Consider Otto, an octopus resident at the Sea Star Aquarium in Coburg, Germany.  Otto shares a large tank with hermit crabs, which he probably traumatizes on a regular basis with his ideas of fun.  Among other activities, Otto likes to juggle the helpless crabs, throwing them, not in the air, but up above him into the tank’s water.  Being repeatedly tossed by a two-handed juggler would be bad enough, but you can only cringe at the thought of the experience with eight-hands.

Otto’s behavior isn’t particularly unusual.  In an experiment, Roland Anderson, gave octopuses small pill bottles, each of a different color, to evaluate the creatures’ color preferences. Most of the octopuses lost interest when they realized the bottles weren’t food, but one blew a “modulated” jet of water at the bottle sending it swirling to the other end of the tank and back to the sender – repeating this action 20 times.  Anderson compared the action to the human version of bouncing a ball.  Another octopus, in the same group, was caught using its water jet to propel its bottle back and forth over the surface of the water.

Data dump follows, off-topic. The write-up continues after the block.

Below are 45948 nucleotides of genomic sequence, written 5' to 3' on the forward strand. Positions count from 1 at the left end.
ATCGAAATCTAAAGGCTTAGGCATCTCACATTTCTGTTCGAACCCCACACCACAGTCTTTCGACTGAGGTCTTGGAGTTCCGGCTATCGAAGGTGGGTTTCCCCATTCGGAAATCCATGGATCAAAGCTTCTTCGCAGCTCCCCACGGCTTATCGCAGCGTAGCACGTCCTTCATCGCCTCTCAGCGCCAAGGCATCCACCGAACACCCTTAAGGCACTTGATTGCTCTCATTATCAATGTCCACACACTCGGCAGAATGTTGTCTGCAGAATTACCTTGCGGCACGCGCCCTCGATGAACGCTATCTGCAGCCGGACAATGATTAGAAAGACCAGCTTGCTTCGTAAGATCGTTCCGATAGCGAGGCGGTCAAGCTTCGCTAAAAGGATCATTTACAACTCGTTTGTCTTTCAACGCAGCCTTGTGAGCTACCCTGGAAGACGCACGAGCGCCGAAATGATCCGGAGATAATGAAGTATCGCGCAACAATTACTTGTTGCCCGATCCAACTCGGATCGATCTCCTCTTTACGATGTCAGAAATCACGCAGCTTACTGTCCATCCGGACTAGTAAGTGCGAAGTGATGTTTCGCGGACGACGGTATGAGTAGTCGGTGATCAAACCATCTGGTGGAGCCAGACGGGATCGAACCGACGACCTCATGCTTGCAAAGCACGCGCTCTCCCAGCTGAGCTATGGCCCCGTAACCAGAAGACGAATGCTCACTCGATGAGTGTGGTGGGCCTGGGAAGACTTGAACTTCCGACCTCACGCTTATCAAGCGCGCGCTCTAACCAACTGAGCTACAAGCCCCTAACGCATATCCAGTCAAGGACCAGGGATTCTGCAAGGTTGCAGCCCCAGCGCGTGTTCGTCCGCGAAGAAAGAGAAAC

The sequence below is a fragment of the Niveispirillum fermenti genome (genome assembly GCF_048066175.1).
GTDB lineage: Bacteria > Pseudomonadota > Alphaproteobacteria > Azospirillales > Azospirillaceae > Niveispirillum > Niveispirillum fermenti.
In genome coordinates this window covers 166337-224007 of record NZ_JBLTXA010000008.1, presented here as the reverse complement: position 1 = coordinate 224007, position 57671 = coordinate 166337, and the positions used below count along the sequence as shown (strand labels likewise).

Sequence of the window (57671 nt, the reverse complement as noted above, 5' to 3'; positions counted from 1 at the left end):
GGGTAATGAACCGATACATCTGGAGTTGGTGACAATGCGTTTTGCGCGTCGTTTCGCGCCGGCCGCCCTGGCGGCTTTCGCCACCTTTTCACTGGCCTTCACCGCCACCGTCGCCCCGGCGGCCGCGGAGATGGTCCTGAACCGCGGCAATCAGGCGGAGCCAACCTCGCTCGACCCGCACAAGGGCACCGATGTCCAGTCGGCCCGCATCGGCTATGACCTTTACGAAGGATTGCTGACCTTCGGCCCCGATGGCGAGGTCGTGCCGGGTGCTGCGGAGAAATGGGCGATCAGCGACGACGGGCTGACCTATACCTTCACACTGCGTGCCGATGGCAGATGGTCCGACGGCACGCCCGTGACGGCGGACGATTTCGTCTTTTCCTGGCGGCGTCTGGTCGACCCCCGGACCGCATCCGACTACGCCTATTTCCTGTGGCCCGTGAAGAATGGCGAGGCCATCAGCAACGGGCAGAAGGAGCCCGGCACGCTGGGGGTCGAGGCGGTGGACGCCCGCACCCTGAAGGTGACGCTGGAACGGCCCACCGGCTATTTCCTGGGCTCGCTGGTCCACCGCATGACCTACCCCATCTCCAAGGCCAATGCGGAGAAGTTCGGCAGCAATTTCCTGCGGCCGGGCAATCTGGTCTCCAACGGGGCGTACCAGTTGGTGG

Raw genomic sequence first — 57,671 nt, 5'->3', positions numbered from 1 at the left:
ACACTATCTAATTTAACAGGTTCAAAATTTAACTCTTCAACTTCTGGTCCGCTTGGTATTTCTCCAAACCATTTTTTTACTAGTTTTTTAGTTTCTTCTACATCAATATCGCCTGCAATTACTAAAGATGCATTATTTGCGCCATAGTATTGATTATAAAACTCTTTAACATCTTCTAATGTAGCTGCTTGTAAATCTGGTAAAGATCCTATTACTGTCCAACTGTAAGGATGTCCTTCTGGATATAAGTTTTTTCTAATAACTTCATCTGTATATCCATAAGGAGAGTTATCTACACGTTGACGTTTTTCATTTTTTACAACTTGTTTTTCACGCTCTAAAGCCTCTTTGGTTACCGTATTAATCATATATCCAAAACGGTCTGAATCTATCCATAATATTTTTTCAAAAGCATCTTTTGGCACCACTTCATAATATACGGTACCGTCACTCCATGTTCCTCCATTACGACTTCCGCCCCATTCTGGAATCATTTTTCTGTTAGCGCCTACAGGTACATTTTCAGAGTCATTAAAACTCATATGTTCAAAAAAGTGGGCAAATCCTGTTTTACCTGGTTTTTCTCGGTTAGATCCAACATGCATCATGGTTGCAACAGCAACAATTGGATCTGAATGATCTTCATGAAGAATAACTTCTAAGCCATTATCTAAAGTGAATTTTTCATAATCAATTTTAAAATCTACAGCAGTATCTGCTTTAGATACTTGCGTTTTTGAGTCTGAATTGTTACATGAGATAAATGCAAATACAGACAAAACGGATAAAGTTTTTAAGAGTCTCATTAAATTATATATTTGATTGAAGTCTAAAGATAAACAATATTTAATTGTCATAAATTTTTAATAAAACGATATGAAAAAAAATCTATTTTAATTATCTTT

What’s so significant about all this?  It’s play.  Anderson’s observations appeared in the Journal of Comparative Psychology. “Only intelligent animals play—animals like crows and chimps, dogs and humans.”

Although, sometimes, Otto seems more like a candidate for the staring role in an upcoming documentary, “When Good Octopuses Go Bad,” he demonstrates a mastery of tool-use when he throws stones into front glass of his tank (damaging the aquarium glass several times).  In spite of Otto’s disruptions and vandalism, his behaviors are clearly intelligent.